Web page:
While other European asset managers have seen persistent outflows, Nordea Asset Management has seen robust inflows, buoyed by its third-party fund distribution network and increasing wealth in the Nordic region.
The Stockholm-based firm saw the second-largest inflows in Europe in 2016, with assets under management increasing by 15%, according to Morningstar. By contrast, 15 straight quarters of outflows at the U.K.'s Aberdeen Asset Management Plc and declines at Standard Life Plc's flagship fund spurred a merger between the two.
Nordea Asset Management, the fund arm of Sweden's largest bank Nordea Bank AB (publ), benefits from its third-party model whereby banks and wealth managers around Europe distribute Nordea's Luxembourg-registered open-ended funds to clients or include them in fund of fund solutions. It is predominantly an active manager.
Its high net inflows in 2016 were about 80% related to third-party fund distribution, its CEO, Nils Bolmstrand, told S&P Global Market Intelligence in an interview. He said the Nordea 1 Stable Return Fund was the best-selling fund in Europe in 2016 and one of the largest in Europe.
Last year's sales were predominantly outside the Nordic countries, and Nordea Asset Management's client base, by share of AUM, is now 30% non-Nordic, according to Anders Klinkby, CEO of the Danish Investment Fund Association in Copenhagen. The proportion of non-Nordic clients is much smaller for the other large Nordic managers, although for some of the smaller boutique managers in the Danish capital, non-Nordic business is significant, he said in an interview.
"This very strong Luxembourg-based operation is part of the explanation for Nordea's success — the other is that they had some products that hit the current demand of the market perfectly," he said. "No other Nordic asset manager comes close in terms of either fund range or international sales and support operation."
An early focus on developing third-party platforms together with a strong local sales force in Europe, Asia and South America also played a crucial part in Nordea's success, Sandro Näf, CEO of Copenhagen-based Capital Four Management, said in an interview.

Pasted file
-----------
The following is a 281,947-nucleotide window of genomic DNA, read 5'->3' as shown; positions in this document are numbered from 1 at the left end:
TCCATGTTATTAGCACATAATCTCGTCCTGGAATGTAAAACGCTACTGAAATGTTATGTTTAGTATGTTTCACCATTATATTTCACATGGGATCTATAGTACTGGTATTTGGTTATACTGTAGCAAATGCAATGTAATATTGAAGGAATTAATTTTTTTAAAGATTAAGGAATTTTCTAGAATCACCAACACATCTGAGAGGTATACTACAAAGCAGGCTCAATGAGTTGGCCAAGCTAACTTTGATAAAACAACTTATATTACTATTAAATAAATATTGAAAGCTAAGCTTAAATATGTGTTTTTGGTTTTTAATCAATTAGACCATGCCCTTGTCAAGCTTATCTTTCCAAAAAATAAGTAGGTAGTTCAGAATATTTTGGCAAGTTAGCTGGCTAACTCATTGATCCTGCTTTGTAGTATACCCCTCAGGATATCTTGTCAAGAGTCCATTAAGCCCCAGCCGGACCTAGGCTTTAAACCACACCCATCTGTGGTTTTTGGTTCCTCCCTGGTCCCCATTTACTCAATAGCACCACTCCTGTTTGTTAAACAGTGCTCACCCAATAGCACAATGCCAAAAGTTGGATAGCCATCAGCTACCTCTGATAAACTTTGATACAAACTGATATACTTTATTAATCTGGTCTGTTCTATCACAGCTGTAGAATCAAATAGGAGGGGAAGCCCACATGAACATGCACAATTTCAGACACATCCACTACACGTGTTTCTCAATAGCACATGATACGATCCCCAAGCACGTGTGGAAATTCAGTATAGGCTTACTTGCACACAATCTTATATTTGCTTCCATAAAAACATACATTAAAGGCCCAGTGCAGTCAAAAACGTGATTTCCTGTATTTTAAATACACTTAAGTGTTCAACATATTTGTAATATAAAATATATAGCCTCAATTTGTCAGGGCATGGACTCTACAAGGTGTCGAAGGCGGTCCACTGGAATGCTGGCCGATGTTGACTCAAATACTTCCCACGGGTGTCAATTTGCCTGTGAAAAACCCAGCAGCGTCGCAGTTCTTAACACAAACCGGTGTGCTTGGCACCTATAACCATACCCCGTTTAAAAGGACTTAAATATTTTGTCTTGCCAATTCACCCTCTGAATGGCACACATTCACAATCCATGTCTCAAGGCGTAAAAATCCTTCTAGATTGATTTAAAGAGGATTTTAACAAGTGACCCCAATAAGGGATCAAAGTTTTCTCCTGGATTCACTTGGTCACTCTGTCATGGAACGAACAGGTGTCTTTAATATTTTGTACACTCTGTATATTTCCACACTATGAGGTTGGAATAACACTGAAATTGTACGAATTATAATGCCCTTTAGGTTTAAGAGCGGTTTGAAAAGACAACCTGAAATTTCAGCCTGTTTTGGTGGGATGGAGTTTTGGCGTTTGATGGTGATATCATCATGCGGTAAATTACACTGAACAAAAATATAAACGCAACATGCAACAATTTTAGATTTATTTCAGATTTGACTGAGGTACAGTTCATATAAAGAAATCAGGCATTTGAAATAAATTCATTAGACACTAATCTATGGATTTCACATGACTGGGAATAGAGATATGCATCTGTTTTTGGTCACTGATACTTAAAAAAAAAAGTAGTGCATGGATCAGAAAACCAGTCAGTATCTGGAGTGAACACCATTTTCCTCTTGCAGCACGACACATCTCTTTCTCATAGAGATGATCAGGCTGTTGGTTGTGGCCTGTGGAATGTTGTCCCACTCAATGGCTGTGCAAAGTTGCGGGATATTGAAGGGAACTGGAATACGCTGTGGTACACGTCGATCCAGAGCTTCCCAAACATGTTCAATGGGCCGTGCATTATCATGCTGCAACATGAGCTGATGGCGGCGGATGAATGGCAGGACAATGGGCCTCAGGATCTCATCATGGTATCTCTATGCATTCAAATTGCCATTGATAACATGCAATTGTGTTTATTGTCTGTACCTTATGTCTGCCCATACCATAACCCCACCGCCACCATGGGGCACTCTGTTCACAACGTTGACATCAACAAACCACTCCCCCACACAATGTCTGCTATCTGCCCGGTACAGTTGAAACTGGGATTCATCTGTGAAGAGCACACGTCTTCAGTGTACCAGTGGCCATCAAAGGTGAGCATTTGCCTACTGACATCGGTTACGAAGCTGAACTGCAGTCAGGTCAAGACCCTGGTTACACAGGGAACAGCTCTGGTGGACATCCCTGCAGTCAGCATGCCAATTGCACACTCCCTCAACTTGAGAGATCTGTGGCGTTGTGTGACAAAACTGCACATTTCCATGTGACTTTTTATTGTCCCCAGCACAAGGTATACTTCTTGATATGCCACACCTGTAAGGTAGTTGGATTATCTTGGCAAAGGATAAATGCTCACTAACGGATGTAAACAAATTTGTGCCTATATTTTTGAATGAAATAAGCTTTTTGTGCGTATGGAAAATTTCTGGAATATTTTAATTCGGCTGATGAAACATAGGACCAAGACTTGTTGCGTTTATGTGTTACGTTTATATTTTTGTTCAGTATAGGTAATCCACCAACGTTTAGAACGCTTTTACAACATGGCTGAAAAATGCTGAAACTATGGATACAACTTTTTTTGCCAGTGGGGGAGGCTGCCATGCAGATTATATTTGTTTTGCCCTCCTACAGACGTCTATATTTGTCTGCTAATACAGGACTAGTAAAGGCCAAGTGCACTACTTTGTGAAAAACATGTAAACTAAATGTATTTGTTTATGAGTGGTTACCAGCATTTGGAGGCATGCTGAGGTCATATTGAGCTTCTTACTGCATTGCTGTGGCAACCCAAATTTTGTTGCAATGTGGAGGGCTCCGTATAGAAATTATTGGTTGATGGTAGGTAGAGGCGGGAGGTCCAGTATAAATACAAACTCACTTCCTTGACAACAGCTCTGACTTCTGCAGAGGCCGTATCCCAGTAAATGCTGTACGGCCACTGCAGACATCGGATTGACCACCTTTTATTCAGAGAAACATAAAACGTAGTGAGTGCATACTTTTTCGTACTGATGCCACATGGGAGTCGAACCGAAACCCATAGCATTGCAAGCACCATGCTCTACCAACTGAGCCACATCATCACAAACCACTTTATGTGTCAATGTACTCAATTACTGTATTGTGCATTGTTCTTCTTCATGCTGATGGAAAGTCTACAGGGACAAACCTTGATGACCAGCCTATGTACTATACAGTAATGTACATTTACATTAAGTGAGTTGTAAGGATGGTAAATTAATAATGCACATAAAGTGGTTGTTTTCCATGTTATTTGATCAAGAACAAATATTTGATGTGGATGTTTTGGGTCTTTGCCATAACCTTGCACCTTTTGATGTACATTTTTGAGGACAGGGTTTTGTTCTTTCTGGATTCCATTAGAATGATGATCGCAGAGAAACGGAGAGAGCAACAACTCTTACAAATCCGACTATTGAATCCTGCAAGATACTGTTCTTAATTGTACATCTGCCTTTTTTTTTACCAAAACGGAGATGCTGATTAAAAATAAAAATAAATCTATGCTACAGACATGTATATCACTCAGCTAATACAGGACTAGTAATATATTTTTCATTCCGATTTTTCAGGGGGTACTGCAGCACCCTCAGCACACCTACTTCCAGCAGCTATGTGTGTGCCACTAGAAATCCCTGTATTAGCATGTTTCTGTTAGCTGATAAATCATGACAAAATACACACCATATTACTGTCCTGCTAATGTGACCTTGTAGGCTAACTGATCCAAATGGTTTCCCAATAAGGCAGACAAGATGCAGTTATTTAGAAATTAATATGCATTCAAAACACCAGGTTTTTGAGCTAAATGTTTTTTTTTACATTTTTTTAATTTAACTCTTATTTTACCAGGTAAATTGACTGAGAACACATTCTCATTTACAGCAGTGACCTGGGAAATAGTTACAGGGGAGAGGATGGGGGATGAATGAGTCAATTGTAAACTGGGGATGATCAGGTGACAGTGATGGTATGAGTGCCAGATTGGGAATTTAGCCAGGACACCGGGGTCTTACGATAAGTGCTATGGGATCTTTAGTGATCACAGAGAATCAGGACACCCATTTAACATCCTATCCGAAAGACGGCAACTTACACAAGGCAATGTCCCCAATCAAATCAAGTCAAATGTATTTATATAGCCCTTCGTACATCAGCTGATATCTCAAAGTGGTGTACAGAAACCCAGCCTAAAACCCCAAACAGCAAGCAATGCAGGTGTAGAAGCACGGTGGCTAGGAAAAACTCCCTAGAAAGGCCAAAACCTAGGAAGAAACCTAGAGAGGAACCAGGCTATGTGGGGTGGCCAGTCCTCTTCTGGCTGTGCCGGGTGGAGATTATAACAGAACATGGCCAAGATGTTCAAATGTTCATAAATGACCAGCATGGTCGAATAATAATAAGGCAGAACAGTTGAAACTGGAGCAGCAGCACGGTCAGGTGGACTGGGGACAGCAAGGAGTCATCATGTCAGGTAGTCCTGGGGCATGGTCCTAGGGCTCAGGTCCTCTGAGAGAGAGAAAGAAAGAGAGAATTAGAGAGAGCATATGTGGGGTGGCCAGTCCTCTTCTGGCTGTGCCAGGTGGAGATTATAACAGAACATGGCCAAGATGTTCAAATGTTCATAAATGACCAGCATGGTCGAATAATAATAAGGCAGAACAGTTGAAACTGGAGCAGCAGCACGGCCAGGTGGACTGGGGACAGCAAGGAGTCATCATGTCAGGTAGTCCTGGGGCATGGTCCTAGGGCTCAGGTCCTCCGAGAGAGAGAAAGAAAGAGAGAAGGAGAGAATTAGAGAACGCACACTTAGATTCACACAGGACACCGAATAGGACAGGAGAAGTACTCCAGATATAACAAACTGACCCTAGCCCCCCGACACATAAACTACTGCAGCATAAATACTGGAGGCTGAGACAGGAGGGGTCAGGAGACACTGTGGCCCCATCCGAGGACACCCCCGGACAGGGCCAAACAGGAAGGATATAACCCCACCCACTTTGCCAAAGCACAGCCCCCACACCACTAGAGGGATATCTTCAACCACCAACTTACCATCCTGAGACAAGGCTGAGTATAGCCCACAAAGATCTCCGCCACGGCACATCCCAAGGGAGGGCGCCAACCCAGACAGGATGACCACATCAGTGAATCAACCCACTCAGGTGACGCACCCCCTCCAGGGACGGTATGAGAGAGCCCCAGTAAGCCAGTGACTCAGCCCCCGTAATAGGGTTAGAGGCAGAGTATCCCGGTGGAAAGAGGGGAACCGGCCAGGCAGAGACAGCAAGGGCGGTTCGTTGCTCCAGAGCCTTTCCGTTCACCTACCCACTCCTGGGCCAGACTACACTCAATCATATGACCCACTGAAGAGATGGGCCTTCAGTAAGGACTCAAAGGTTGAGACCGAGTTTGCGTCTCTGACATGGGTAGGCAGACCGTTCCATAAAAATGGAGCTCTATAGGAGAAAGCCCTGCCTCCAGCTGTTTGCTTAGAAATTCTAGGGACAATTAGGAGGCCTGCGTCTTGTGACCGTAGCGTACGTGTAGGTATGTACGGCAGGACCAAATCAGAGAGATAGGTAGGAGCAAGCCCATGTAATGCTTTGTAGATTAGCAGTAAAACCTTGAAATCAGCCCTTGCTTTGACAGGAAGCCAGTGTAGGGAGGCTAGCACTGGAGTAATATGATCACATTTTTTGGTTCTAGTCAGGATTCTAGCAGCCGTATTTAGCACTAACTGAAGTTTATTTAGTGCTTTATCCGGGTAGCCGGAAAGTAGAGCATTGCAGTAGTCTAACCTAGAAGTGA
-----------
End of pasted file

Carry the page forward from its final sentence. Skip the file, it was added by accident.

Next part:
Klinkby noted that Nordea's 15% AUM growth in 2016 came on the back of a 9% increase in 2015. Going into 2017, total AUM stood at €217 billion. If anything, its current challenges stem from the popularity of its actively managed products.
In a Jan. 26 earnings call, Nordea Bank's COO Torsten Hagen Jorgensen said the manager should see "a few quarters with somewhat lower net inflow," followed by a return to "a more normalized level" of 4% to 5%. This is due in the main to Nordea's decision to "soft-close" its quick-selling Stable Return Fund to new investors Sept. 7, 2016 — a move aimed at protecting the investment process of fund managers amid fast-rising AUM.
It had taken a similar decision in March when Nordea's Stable Long/Short Equity fund exceeded €1 billion.
Soft-closing the most popular funds for an undetermined period of time will hit fee growth, so expanding capacity is a key priority for the manager. Bolmstrand told Bloomberg News in March that he aims to expand his staff of 660 by 50 to 100 new employees in 2017, on the back of 60 new hires in 2016.
Northern lights in asset management
Nordea Asset Management is the largest manager in the Nordic countries, with a market share of about 16%, says Bolmstrand, who headed Nordea's life and pensions subsidiary before taking over at the helm of the fund unit Jan. 1. Its previous head, Christian Hyldahl, left in October 2016 to become CEO of the large Danish pensions firm ATP.
The unit's success has parallels in other Scandinavian asset managers, albeit on a smaller scale.
"You do see a number of success stories among Nordic asset managers," Klinkby said. Denmark has seen the development of a number of highly specialized boutiques in recent years, he said, naming Maj Invest, Capital Four and C Worldwide as examples.
Klinkby said these managers did not specialize in any particular Danish asset classes but used the Danish industry cluster of well-functioning banks and pension providers as a platform to manage "different international asset classes for an increasingly global customer base."
Strong Scandinavian inflows contrast with patterns elsewhere across Europe. According to data from the European Fund and Asset Management Association, flows into European UCITS funds halved in 2016, to €275 billion from €590 billion in 2015, with outflows of €7 billion in the first quarter. Multiasset fund inflows dropped from €240 billion in 2015 to €48 billion in 2016, as investors shied away from stock markets.
Average wealth levels have grown rapidly in Denmark, Norway and Sweden over the past 15 years, helping to feed the growth of the region's asset management firms. Sweden's wealth per adult has increased from $73,046 in 2000 to $227,295 in 2016, ninth in the world — ahead of Germany and the Netherlands, and only slightly behind Japan — according to Credit Suisse's November 2016 Global Wealth Databook.
Cumulative returns in equity markets, Näf said, rose an average of 24% from 2000 across Europe, but were up by 138% in Sweden, 274% in Norway and 292% in Denmark. This, he said, is explained by widespread property ownership combined with strongly increasing house prices, and well-performing IT, pharmaceuticals and oil sectors.